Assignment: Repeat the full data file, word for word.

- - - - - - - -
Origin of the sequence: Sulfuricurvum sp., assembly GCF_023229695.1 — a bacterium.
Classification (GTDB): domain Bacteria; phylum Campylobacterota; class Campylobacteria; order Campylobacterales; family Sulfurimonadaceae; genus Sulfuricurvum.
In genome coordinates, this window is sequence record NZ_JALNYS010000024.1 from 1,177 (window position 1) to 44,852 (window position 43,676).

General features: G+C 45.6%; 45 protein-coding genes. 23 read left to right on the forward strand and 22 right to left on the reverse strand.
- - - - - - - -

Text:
Origin of the sequence: Sulfuricurvum sp., assembly GCF_023229695.1 — a bacterium.
Classification (GTDB): domain Bacteria; phylum Campylobacterota; class Campylobacteria; order Campylobacterales; family Sulfurimonadaceae; genus Sulfuricurvum.
In genome coordinates, this window is sequence record NZ_JALNYS010000024.1 from 1,177 (window position 1) to 44,852 (window position 43,676).

General features: G+C 45.6%; 45 protein-coding genes. 23 read left to right on the forward strand and 22 right to left on the reverse strand.